“With ratings on an upswing and the pace of development increasing cross platform, we felt it was the right time to examine our overall production and development structure in New York," said the network in a statement.
More changes are afoot at VH1.
Less than a year into programming chief Susan Levison's tenure at the younger-skewing network, VH1 has let go of more than 10 on the development team in New York. Among them: two vice presidents, Brad Abramson and Kari McFarland. Many if not all of the positions will be refilled, according to a source, but hiring will happen with an eye toward multi-platform programming.
“With ratings on an upswing and the pace of development increasing cross platform, we felt it was the right time to examine our overall production and development structure in New York. It’s imperative we accurately structure our teams to deliver the content that our growing number of viewers want from VH1 today,” a network spokesperson said in a statement confirming the news Tuesday.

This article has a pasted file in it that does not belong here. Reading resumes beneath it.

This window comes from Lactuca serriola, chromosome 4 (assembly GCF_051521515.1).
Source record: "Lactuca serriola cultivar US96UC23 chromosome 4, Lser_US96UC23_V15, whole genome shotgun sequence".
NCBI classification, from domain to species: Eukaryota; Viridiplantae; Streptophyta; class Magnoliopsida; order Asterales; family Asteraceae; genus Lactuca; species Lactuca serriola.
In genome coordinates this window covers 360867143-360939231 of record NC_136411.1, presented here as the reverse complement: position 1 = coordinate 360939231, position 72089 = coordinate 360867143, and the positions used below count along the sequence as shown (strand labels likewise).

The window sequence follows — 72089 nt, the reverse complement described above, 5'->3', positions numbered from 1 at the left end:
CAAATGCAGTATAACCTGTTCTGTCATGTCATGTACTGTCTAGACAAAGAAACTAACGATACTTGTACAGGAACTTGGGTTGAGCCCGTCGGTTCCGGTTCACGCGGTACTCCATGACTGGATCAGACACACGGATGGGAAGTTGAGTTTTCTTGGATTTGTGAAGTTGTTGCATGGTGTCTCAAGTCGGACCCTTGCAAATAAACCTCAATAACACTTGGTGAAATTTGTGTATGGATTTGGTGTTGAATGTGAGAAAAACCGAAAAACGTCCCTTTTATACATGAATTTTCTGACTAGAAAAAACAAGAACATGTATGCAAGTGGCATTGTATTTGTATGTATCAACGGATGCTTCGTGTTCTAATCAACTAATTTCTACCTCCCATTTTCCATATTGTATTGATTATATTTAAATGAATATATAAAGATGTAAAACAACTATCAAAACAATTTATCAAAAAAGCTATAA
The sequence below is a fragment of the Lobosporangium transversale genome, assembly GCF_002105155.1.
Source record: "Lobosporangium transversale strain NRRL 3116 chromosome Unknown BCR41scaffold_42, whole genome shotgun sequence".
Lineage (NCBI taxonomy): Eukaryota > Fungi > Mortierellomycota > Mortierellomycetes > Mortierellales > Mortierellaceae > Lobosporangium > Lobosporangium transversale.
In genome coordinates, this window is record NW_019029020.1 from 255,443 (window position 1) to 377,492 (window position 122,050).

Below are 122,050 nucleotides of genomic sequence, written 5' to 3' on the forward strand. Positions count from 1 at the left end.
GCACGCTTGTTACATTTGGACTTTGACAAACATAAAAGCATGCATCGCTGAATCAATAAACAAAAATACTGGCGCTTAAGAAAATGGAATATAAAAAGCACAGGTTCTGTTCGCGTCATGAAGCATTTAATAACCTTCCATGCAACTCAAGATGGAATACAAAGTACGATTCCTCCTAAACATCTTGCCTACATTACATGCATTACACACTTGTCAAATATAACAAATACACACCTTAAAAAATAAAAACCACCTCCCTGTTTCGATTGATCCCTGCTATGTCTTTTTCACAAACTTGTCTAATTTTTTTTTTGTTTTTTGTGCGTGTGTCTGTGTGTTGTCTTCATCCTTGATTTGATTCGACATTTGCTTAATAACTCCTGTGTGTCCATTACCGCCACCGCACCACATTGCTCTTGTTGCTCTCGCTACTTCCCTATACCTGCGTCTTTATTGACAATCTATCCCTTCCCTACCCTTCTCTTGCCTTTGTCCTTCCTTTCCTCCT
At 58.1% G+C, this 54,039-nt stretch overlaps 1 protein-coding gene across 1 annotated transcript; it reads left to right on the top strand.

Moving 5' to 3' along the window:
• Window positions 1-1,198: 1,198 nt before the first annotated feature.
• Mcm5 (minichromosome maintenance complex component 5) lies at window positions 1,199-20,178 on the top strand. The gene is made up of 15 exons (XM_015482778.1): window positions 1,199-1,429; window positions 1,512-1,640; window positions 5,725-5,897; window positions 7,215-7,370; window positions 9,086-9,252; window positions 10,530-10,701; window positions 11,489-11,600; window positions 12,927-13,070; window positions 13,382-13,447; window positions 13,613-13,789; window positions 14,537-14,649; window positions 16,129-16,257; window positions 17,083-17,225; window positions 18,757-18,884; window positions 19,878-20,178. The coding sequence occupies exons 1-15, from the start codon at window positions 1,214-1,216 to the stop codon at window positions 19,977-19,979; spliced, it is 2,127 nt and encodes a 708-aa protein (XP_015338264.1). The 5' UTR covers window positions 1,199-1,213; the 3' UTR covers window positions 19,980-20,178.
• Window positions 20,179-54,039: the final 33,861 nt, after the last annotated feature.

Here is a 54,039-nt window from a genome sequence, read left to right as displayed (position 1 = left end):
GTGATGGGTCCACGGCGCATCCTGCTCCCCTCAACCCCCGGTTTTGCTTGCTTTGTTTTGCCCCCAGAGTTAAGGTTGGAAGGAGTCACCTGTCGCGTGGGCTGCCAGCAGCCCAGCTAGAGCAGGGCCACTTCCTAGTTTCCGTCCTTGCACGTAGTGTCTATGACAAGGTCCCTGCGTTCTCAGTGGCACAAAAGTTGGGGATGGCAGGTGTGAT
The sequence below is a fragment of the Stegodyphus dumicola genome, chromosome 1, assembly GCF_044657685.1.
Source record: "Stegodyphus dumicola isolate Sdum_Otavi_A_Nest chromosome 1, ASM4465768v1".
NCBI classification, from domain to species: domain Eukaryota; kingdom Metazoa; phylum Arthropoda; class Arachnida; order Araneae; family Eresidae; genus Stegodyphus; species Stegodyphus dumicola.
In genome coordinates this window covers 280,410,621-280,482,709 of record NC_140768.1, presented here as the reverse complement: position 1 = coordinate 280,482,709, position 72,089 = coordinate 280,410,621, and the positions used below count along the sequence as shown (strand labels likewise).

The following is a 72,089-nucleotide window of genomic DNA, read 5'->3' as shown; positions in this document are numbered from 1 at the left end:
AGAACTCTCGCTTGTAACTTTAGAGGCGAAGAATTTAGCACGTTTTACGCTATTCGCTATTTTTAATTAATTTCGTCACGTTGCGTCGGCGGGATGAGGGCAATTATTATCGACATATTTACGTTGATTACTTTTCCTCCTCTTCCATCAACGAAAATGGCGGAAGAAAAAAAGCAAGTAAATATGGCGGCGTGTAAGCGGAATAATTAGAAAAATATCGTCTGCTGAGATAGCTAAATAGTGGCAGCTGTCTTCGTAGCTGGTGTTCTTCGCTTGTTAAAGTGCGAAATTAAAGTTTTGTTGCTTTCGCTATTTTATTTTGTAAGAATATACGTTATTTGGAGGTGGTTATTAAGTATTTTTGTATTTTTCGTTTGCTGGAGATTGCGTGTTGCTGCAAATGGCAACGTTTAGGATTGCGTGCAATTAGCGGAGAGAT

The considerable restructuring comes as the network's primetime viewership is up more than 30 percent in the key 18-49 demographic, and Levison looks to put her stamp on the Viacom-owned network. To capitalize on that momentum and appeal to a multitasking younger demo, her team has been busy adding a new batch of provocative originals, including Naked Dating and Walk of Shame Shuttle. In doing so, the goal for the protegee of former Fox reality chief Mike Darnell is to bring back a general market audience while still servicing the African-American audience that it had begun to lure en masse.
In discussing future programming plans for the network with THR last month, Levison acknowledged she had been making the rounds at the major talent agencies, outlining what the network is interested in (loud formats, arced competition shows) and less interested in (fashion, weddings, weight loss and game shows). She has looked to expand the producer pool, too, as she focuses on a 28-year-old target viewer who is female, unmarried and, though she has her life on track, “doesn’t see any shame in watching provocative, fun TV.”